Conservation Policies: Who Responds to Price and Who Responds to Prescription?
Casey Wichman (),
Laura Taylor () and
Roger von Haefen
No 20466, NBER Working Papers from National Bureau of Economic Research, Inc
The efficiency properties of price and non-price instruments for conservation in environmental policy are well understood. Yet, there is little evidence comparing the effectiveness of these instruments, especially when considering water resource management. We exploit a rich panel of residential water consumption to examine heterogeneous responses to both price and non-price conservation policies during times of drought while controlling for unobservable household characteristics. Our empirical models suggest that the burden of pricing policies fall disproportionately on low-income households and fail to reduce consumption among households who generally are large consumers of water. However, prescriptive policies such as restrictions on outdoor water use result in uniform responses across income classes while simultaneously targeting reductions from households with irrigation systems or historically high consumption.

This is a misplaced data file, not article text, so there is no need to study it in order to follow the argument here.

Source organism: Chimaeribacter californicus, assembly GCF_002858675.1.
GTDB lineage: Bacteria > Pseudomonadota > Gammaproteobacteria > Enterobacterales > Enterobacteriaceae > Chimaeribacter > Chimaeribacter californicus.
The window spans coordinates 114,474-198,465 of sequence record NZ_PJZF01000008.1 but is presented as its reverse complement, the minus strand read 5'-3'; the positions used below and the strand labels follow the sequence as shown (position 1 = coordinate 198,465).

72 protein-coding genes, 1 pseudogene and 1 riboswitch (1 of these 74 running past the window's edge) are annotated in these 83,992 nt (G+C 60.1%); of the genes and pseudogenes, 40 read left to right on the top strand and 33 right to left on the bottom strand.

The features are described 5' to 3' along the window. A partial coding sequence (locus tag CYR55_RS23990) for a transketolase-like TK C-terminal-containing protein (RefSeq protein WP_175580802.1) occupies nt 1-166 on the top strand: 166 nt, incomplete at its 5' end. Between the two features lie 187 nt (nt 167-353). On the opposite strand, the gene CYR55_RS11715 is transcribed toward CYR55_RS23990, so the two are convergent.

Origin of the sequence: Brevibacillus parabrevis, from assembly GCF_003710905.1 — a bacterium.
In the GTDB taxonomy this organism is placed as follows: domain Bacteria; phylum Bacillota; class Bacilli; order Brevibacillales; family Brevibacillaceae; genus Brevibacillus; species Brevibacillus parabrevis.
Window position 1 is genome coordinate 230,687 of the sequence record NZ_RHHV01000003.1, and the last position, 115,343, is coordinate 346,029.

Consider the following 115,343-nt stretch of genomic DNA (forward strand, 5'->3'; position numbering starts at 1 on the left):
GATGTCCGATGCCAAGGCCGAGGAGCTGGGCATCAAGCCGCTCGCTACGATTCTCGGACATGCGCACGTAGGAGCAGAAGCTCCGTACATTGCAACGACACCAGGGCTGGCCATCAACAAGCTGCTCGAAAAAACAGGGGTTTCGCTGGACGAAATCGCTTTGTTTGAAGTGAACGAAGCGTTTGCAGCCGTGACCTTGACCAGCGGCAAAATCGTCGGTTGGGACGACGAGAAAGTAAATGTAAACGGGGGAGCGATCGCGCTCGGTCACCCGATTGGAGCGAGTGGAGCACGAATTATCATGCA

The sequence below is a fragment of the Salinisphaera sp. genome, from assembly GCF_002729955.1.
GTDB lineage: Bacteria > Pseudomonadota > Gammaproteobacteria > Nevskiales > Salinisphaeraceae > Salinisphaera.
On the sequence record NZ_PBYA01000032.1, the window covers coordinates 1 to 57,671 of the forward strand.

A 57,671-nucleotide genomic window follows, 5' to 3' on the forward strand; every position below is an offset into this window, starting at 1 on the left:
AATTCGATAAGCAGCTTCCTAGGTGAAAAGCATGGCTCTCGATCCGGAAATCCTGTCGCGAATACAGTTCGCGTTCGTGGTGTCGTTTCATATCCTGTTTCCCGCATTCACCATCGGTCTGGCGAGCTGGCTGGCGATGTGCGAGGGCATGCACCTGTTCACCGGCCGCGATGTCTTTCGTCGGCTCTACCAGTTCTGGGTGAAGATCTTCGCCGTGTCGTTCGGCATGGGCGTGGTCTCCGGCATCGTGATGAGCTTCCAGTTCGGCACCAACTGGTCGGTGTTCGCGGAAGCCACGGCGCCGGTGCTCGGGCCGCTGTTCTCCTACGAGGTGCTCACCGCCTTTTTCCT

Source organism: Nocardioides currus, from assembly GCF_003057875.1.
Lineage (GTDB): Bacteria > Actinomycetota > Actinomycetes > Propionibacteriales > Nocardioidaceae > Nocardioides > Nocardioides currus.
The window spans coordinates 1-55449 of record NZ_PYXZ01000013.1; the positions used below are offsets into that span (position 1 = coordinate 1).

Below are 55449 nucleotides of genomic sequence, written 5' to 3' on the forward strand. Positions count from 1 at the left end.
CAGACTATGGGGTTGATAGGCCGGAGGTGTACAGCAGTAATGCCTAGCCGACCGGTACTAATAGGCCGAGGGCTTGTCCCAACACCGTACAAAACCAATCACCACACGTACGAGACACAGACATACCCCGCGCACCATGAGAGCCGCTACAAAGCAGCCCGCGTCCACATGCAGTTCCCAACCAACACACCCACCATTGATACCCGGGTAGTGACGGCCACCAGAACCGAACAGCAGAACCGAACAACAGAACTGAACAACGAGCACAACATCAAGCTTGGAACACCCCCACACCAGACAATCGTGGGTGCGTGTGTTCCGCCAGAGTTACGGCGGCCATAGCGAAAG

JEL-codes: D12 H42 L51 L95 Q25 (search for similar items in EconPapers)
New Economics Papers: this item is included in nep-agr and nep-env
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Published as Wichman, Casey J. & Taylor, Laura O. & von Haefen, Roger H., 2016. "Conservation policies: Who responds to price and who responds to prescription?," Journal of Environmental Economics and Management, Elsevier, vol. 79(C), pages 114-134.
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Working Paper: Conservation Policies: Who Responds to Price and Who Responds to Prescription? (2016)
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